At-Large Member: Dorothy Parvaz

Dorothy is a journalist for Al Jazeera Online, where she covers the Middle East, although she also has been reporting on the aftermath of Japan’s earthquake, tsunami and nuclear crisis. Born in Iran, Dorothy was raised in Tehran, Dubai and Vancouver, B.C.


Q&A

What advice would you give young journalists just starting out?
There are great editors out there who will respond to solid work, but it’s also a tough market, with no shortage of people who will give you reasons to give up. They’ll hire people less qualified than you; they’ll ask you to work for little (or no) pay; they’ll tell you  that your article wasn’t good because it didn’t get more clicks than that feature where people submit photos of their kittens. Ignore them. Work hard. Then work harder. Maintain good relationships even with people who do nothing but slam doors in your face. If you’re in this field for the right reasons — the stories, not your ego — you’ll be fine.

Why is media diversity important to you?
Without it, there’s no balance — just incomplete stories.  A newsroom with little diversity — and by that I mean across all fields (race, education, economic, gender, etc.) — comes at stories from an impoverished perspective. I learn so much from my colleagues — I work with people from Eritrea, Sweden, Afghanistan, Pakistan, South Africa, New Zealand, etc. — and figure that if I bring a fraction of what they bring to the table, then I’m contributing something worthwhile.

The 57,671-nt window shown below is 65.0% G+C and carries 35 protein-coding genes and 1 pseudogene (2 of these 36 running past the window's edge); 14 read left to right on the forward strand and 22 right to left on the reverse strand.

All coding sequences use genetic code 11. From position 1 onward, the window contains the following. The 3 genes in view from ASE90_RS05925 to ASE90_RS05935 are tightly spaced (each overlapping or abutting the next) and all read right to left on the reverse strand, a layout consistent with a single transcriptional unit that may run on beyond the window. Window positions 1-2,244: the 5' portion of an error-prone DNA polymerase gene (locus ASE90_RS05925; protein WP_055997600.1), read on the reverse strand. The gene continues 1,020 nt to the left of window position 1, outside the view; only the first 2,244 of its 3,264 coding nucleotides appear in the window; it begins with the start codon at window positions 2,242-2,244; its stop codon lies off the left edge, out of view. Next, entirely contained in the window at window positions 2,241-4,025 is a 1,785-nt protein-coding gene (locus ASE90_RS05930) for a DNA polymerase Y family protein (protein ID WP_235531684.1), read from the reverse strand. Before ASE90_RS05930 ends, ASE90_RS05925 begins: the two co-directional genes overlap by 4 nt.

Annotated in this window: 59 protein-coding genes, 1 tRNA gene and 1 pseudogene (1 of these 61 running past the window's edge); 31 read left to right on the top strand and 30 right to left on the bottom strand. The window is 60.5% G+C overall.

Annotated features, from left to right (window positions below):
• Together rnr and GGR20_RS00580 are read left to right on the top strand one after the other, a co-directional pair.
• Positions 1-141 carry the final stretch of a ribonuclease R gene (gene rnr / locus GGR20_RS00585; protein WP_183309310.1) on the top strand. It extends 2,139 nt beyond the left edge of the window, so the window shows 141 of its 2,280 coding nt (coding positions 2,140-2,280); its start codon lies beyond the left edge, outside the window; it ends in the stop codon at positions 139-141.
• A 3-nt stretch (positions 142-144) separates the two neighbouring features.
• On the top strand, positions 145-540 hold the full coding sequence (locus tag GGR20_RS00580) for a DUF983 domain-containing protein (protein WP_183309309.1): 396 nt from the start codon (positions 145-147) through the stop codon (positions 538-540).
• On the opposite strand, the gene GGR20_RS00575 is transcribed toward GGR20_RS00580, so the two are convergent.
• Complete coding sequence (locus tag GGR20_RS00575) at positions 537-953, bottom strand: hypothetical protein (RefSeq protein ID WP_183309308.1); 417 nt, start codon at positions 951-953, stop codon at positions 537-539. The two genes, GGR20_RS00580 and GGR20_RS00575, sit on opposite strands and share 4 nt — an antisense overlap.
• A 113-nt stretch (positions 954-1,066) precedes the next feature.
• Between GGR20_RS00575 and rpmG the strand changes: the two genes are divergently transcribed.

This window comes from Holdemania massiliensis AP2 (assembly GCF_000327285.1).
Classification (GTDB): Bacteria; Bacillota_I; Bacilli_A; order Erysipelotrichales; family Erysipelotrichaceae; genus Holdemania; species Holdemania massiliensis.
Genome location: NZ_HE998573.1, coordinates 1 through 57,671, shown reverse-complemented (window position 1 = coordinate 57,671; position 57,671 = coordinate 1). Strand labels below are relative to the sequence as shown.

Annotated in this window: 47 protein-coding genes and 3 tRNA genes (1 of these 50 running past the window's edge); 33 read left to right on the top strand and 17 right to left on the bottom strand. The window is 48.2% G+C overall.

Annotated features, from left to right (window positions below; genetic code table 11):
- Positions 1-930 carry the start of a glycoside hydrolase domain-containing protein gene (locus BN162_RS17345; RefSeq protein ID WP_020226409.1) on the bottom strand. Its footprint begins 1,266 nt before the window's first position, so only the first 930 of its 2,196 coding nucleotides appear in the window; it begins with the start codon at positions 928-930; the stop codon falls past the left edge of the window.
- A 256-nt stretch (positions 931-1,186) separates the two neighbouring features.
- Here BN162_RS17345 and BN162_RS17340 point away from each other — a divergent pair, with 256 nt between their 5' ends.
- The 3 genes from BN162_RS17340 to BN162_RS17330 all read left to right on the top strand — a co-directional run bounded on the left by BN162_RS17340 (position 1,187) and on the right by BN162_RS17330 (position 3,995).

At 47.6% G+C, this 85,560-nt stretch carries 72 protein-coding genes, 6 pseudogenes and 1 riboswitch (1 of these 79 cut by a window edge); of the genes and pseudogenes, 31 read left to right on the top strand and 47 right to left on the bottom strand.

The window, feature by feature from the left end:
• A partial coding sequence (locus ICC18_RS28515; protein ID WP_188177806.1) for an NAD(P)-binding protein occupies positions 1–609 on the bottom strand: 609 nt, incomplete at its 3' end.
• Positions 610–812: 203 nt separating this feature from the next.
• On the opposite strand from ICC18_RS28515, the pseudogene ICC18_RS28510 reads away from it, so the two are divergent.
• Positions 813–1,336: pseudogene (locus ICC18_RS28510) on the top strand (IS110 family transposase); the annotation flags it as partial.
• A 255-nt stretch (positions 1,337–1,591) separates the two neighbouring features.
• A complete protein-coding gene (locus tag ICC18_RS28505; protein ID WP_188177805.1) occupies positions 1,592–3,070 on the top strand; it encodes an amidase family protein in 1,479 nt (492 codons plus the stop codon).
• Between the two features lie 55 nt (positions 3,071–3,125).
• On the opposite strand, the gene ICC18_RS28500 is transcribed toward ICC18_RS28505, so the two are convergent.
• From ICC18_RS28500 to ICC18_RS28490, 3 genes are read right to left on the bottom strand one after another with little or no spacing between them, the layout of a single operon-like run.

What do you love most about being Asian American?
When you grow up with a mixed background, with different languages and in different countries, you tend to see things other people might not. In reporting, that could be as small as a reference or as huge as overall context. And Iran (my little chunk of Asia) is often in the news and generally poorly reported on by many news outlets. So I try to do my best to help decipher the complex issues that come out of there for readers.

Are there any interesting facts you want to share with us?
The first time I took a copy test? Bombed it. It was at a newspaper in Tokyo. The desk chief, this American guy named Ron, called me back anyway because apparently, I was the first person to answer one of the questions on the test correctly. (Q: What does the word “Islam” mean? A: To submit). After writing a feature for them and going through another interview, I got the gig.


Learn more about other AAJA members profiled for AAPI Month.